If you’ve been hurt in a car accident and it’s at least partly someone else’s fault, you’re probably entitled to get compensation from the other driver (who usually has some ICBC liability insurance coverage).
The aim of such compensation is to put you in the same, but no better, position you would have been in if the accident hadn’t occurred. If you’re partly at fault, your compensation will be reduced accordingly.
But what if your injuries are mostly psychological? For long-lasting depression and chronic pain, you may still be entitled to substantial compensation.
Linda (names changed) was 58 when she was hurt in a car crash with Manny in 2010. Manny turned left in front of her at an intersection in Surrey, and the vehicles collided. Both vehicles were seriously damaged by the impact and had to be written off.
Linda and Manny disagreed who was at fault. But relying on an independent witness and other objective sources, the court decided both Manny and Linda were equally to blame. Unfortunately, Linda’s injuries were long lasting and she still suffered at the trial four years later in 2014.
Before the accident, Linda was an active outgoing person. She used to go camping, hiking, fishing and, in later years closer to the accident, “ghost hunting” with friends.
Back in 1992, she had a workplace back injury that needed two back surgeries. Afterwards, she could no longer lift heavy things and it slowed down her activities. Around that time, she also suffered from depression due in part to her brother’s drowning death and her son’s schizophrenia diagnosis.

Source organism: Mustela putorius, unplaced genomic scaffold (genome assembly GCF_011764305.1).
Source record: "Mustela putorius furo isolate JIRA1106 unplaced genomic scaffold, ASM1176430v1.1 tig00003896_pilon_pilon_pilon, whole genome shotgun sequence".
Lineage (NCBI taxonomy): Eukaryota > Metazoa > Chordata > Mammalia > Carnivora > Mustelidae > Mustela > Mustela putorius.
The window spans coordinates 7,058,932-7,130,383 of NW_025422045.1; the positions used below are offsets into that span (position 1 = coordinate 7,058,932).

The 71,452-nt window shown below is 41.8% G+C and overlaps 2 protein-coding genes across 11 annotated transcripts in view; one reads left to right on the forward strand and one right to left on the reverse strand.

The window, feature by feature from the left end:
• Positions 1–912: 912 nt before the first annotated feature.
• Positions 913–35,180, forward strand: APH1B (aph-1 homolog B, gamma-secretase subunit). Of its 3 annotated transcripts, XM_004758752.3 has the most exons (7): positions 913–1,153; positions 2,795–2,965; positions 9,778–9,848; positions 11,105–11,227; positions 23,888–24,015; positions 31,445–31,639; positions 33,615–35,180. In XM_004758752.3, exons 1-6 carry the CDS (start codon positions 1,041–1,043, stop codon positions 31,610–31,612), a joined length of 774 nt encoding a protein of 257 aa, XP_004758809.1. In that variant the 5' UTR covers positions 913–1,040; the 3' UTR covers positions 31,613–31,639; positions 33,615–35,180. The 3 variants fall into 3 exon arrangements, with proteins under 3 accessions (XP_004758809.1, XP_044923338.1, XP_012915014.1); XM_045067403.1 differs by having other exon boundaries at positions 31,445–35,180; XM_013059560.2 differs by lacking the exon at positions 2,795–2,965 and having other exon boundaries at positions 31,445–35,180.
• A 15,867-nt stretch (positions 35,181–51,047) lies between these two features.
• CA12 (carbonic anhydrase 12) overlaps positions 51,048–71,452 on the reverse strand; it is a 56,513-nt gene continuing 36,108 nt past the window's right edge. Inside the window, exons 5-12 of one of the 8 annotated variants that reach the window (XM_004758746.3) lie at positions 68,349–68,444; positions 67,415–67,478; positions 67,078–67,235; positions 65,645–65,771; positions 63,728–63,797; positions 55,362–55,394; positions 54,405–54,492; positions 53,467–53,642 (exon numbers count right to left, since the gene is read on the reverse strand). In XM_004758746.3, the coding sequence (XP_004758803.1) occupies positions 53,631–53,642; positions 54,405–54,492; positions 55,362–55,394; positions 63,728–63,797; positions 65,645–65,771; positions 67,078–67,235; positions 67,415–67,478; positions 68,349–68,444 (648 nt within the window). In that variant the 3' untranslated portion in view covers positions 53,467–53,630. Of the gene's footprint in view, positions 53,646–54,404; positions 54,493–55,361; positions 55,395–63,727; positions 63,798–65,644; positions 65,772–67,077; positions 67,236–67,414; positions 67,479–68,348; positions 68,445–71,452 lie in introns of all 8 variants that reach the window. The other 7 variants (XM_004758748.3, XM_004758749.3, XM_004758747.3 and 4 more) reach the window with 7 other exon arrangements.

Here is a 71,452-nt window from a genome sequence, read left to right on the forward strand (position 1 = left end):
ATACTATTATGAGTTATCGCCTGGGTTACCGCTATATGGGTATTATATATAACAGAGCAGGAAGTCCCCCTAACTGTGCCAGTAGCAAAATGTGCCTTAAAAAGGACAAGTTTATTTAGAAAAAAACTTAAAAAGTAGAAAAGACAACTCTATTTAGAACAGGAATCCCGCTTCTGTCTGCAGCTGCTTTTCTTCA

But she carried on, continued working at a hospital until 2000, undertook a major renovation project after moving to the Lower Mainland in 2000, and took in homestay students. And she still did things like going on a motor bike trip to the States in 1999. She raised her two children mostly on her own and enjoyed looking after her grandkids.
After the car accident, she was a changed person. She had chronic headaches and neck, shoulder and back pain from the accident. She had serious memory loss episodes. One time she forgot her grandkids after taking them to a park on an outing. Another time she forgot a boiling pot on a friend’s stove. Her daughter couldn’t trust her looking after the grandkids anymore. She was also short-tempered and irritable with them now, though never before.
The court looked at the psychiatric evidence and concluded that Linda’s depression more than 20 years earlier was in remission and wasn’t a factor before the car accident. By the time of trial, however, she was diagnosed as having a major depressive disorder and a somatic symptom disorder, resulting in her experiencing chronic pain. The court attributed both of these conditions to the car crash with Manny.
The court awarded Linda damages of $160,000 for her depression and chronic pain, plus over $155,000 for other things like loss of future earning ability and lost past wages. Because the car accident was half her fault, though, that amount was reduced by half.
See your lawyer if injured in an accident.
Janice Mucalov, LL.B. for Gertsoyg & Company. This column provides information only and must not be relied on for legal advice. Please call Gertsoyg & Company at (604) 602-3066 for a free legal consultation concerning your particular case.